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March 21, 2009

Regular Guys

by Franz Patrick

Regular Guys (1996)
★★ / ★★★★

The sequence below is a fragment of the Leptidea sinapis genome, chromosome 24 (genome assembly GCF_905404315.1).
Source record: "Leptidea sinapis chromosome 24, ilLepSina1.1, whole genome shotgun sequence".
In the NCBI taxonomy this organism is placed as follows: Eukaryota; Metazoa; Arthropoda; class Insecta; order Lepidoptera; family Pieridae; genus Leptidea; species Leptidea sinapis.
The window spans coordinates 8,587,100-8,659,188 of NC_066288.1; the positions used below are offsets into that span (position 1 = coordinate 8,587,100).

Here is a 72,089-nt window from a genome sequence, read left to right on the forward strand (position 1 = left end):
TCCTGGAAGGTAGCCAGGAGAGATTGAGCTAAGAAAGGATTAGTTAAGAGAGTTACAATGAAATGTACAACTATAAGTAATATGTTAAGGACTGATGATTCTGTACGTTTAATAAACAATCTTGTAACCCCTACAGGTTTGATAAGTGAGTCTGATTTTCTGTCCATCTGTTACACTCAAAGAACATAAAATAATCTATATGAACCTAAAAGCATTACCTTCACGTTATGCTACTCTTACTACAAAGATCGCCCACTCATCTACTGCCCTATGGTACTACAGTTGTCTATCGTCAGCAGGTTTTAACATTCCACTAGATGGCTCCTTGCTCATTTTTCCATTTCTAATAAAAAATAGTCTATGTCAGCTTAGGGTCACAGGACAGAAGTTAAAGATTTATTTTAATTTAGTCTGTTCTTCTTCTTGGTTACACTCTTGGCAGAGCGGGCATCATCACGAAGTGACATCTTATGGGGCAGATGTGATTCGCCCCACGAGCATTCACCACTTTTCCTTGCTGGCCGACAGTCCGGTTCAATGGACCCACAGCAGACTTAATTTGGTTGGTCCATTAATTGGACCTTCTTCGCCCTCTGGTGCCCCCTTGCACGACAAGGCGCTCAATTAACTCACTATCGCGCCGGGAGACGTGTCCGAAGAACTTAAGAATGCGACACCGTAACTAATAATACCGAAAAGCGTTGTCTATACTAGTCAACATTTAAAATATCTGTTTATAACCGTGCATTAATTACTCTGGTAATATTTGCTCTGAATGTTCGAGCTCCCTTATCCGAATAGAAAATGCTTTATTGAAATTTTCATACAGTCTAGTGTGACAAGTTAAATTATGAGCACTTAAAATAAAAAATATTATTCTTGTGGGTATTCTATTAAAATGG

I thought it was weird how this movie was filmed in the ’90s but it looks like it’s made in the early ’80s. The soundtrack didn’t help either so I assumed that the story was set in the ’80s. However, later on, one of the characters stated that it’s the ’90s and it’s “pretty much anything goes” when it comes to sexual orientations. There are a lot of things in this picture that worked for me but there are also things that did not work. I thought the two leads–Christoph M. Ort and Tim Bergmann–playing the cop and car mechanic, respectively, had chemistry and the way their characters interacted was natural. When the focus is on them, the film becomes stronger because it is able to explore different dimensions of masculity/femininity and straight/gay/bisexuality. Carin C. Tietze’s role as the sexually ambigious new partner of Ort also had something to bring to the table. The movie becomes a lot weaker when it tries too hard to bring forth the comedy. The bit about the stolen cars and homophobic cops were like subplots from a completely different movie. Not to mention the strange revelation in the end about a particular character’s sexual orientation. Those distracting elements slowed this film down significantly. If half or all of those elements were eliminated, I would’ve given this a recommendation. It’s a shame because the script has intelligence and I liked that this picture is filmed in a female’s perspective (arguably). Yes, there’s male nudity but there is no graphic sex scene. Everything is tender so it is able to focus on the sexual frustration that the two leads experience. There’s a stark contrast between American gay films and European gay films. In the latter, it’s not afraid to show what real bodies look like, while the former almost often showcases the ideal.


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